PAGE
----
At a reelection rally in Battle Creek, Michigan last Wednesday, Donald Trump took a sarcastic swing at U.S. Representative Debbie Dingell (D-Mich.) and her late husband, John Dingell, lately of the same—apparently hereditary—congressional district.
The president, after commenting on the elaborate funeral arrangements he approved for the deceased congressman, jokingly insinuated the former lawmaker might have reached a different destination in the afterlife that would be kindly supposed.
“John would be so thrilled (at the funeral details),” Trump said. “He’s looking down. Maybe he’s looking up. I don’t know.”
I watched him deliver the line and the president was obviously kidding. At any rate, the joke fell flat on the ears of leaders on both sides of the aisle. It looks to be a rhetorical presidential self-own. And not the first.
The expected response was duly delivered from the likes of House Speaker Nancy Pelosi (D-Calif.). I won’t bore you with it. However, Senator Lindsey Graham (R-S.C.) called on the president to apologize, as did Rep. Fred Upton (R-Mich.). House Minority Leader Kevin McCarthy (R-Calif.) lauded Dingell, saying he “made a great contribution to America . . . I considered him a friend.”
All of those Republicans are staunch supporters of the president, as am I.
The most stinging response came from Dingell’s widow, herself a member of Congress. She simply said, “I was already having a hard holiday.”
As anyone who has lost a close family member can attest, the first Christmas without that loved one is a hard holiday indeed. Her response no doubt echoed with many across America who sadly may share similar circumstances this Christmas season. And then our shoot-from-the-hip chief executive decides to mock her for it?
Ummmmm . . .
But, did the president really mean John Dingell went to Hell?
Of course not. Was the line amusing in the sense of shock value? To a point. Did the rally crowd like it? Yes.
Nevertheless, those factors do not make up for the optics of the thing. It is just not in good taste and it does not demonstrate good political sense to take a swipe at a dead man, and by extension at his grieving wife, at Christmas. The president let his widely known love of a good quip, and most of them succeed, overcome his sense of appropriate decorum and common sense.
And he knows that sense of propriety because Trump really isn’t the complete bullyboy populist many of his fans want to believe. The president is an Ivy League-educated son of a millionaire who, until relatively recently, was a registered Democrat and was feted and celebrated as a member of that party by their top echelon. If you watch television interviews with him that go back more than 10 years, you see a far different Donald Trump in demeanor and delivery of message.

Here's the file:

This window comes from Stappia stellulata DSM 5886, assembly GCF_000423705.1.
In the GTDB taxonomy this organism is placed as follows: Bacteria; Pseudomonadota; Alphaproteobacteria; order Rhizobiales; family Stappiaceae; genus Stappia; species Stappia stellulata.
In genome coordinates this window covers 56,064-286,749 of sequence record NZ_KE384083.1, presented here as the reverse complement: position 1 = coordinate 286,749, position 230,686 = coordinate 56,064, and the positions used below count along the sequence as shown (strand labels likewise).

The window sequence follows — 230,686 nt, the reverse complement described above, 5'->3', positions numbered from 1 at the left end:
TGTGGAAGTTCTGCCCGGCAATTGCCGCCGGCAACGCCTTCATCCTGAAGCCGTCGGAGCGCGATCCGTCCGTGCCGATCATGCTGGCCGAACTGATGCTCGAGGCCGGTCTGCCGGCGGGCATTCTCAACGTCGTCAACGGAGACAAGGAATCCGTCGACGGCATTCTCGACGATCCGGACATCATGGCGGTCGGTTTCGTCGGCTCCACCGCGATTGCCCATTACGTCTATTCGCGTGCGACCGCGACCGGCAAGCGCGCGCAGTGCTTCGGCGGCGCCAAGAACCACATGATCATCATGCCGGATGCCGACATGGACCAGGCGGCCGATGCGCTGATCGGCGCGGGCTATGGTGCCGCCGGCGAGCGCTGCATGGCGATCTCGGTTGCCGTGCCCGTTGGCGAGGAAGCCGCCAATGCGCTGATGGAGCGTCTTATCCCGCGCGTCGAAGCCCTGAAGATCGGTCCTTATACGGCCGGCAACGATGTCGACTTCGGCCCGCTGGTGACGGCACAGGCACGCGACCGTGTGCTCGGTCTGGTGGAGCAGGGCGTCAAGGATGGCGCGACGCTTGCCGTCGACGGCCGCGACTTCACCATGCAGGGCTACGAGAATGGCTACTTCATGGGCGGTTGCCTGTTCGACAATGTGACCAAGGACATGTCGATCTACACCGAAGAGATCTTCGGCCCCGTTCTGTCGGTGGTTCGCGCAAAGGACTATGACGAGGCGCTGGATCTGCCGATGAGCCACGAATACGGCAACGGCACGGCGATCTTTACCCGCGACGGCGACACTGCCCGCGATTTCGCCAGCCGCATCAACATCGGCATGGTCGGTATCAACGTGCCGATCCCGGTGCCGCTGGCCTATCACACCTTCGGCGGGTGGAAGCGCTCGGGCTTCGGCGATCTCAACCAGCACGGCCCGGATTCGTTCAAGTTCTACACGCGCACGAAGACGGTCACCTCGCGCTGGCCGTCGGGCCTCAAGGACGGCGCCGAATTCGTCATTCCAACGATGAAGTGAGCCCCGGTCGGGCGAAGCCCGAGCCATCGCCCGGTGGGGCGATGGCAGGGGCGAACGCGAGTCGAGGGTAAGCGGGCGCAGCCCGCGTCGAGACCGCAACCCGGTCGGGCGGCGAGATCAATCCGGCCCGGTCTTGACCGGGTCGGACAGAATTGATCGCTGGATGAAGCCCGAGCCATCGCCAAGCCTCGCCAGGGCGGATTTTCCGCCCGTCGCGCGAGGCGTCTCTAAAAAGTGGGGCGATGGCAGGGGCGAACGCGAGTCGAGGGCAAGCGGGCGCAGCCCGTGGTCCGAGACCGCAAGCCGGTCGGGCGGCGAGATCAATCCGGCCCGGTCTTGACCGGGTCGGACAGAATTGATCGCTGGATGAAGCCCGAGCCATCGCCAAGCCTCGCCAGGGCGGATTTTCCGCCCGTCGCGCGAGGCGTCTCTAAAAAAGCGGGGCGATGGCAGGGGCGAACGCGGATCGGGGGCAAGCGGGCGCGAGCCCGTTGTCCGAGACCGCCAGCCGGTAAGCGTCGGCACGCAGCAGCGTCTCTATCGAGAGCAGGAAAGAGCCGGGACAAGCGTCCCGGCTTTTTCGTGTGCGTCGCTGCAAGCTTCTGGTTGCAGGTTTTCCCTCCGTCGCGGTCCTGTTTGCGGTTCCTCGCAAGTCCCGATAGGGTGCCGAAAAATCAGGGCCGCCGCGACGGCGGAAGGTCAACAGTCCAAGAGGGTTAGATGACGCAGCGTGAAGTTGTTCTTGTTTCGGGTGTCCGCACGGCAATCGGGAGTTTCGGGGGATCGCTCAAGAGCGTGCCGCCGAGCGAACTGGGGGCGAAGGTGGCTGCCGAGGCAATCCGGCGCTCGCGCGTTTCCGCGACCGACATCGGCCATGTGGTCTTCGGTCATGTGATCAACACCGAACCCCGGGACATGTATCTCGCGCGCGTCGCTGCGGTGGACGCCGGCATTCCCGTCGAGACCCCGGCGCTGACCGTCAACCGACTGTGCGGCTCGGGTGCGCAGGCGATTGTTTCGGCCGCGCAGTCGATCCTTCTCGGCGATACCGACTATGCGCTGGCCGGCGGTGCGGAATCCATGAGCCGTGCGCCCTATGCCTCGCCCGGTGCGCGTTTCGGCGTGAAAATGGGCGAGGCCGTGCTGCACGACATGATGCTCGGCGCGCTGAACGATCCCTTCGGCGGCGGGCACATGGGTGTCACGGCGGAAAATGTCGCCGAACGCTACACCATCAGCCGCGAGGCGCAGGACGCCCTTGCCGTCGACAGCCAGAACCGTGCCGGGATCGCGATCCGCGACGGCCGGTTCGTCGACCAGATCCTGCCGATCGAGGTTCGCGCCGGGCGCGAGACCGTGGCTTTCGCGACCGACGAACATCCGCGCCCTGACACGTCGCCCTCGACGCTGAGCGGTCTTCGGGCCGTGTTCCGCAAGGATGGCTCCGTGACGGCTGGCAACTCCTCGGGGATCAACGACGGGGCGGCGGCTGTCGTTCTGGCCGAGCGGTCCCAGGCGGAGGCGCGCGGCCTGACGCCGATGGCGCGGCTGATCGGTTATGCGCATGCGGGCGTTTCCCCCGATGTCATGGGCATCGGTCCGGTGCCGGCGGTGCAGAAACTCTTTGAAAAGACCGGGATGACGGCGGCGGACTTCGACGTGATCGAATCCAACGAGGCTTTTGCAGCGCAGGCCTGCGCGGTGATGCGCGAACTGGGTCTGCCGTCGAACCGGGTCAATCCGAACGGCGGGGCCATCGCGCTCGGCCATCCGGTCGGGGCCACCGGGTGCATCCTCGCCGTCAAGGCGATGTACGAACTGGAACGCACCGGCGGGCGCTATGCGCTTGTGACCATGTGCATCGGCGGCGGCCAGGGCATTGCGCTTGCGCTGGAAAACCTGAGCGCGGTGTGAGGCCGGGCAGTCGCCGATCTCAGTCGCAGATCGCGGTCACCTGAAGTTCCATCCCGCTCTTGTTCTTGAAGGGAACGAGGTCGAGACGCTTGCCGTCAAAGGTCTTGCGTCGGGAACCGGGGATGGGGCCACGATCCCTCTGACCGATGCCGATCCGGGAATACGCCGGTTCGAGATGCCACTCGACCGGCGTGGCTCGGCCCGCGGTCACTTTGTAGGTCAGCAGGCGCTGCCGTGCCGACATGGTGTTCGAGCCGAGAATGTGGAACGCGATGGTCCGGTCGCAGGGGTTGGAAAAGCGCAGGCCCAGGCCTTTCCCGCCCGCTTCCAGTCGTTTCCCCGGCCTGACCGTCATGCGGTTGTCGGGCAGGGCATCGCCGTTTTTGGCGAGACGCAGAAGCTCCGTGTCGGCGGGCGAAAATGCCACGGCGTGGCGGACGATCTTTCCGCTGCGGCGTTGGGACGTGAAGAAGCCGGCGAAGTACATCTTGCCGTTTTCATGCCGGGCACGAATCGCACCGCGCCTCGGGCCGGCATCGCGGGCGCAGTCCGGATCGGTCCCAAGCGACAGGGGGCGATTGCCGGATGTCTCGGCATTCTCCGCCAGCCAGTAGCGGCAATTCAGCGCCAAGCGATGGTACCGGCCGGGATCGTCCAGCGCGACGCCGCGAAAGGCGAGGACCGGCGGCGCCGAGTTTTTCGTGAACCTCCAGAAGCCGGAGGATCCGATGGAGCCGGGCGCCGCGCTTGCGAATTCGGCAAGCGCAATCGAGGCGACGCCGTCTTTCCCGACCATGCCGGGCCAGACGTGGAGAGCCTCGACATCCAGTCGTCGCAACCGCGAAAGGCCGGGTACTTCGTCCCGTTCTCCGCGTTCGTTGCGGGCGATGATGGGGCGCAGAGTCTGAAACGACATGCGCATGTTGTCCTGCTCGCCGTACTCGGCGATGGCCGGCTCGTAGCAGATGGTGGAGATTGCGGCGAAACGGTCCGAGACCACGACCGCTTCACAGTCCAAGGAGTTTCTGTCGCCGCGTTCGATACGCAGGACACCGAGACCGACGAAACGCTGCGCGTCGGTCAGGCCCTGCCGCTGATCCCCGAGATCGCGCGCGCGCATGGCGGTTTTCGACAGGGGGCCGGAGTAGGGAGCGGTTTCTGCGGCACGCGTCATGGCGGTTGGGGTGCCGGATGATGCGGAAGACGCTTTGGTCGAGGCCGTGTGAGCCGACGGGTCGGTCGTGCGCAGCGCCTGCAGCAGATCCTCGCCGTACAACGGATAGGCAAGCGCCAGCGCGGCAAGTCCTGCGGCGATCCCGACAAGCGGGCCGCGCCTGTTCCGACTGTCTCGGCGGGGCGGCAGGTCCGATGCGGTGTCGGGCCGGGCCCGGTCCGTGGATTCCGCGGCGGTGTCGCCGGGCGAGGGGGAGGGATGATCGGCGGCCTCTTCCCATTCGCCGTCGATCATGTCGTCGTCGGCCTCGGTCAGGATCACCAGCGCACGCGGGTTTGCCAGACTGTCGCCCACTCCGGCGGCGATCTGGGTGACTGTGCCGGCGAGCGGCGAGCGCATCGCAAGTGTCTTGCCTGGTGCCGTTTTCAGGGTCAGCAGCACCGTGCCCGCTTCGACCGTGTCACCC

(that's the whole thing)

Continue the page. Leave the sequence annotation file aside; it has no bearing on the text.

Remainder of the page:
But that was then.
At some level, he and his team must know that even when duly and legitimately provoked by the constant barrage of viciously personal attacks against him, Trump’s off-the-cuff hit at a political opponent and war veteran, much as during the McCain feud, did not do him any favors with some moderate members of the electorate he needs to win reelection and especially with female voters who generally prefer a more sublime content of discourse.
I can hear the baying at the moon begin already.
How dare I criticize the president, a man known to be pure of intention and soul? Away with thee apostate! To the depths of the nether regions traitor!
Look, when constructive criticism is leveled at anyone in an attempt to up their game against the common foe it does not constitute pinning on a hammer and sickle and canvassing voters for Bernie Sanders. The robots who equate the two are no better and just as absurd as the leftist automatons that buy the idiocies of the Democratic Party as if they were holy writ.
If Trump acolytes and team members like Graham and McCarthy hold the same sentiments doesn’t that give us a hint that the sentiments might be somewhere in the right ballpark? It should. And any maligning of them for speaking out on this is giving inadvertent succor to the Democrats, as it enables the president to continue without caution his mostly amusing, but occasionally shambolic, lines like this one.
And one line can cost. Don’t think so? Know of Governor George Romney’s (Mitt’s father) statement that he had been “brainwashed” on Vietnam? How about Bush the elder’s “Read my lips, no new taxes” promise made just before raising taxes? The Howard Dean “scream” of 2004? All one liners or casual expressions that exacted a big political price from the speaker.
The president and his reelection effort, for their own good—and so the Democrats don’t get another opportunity like this to paint the president as snide and uncaring—must practice better message discipline on the campaign trail.
In other words, chill, sir.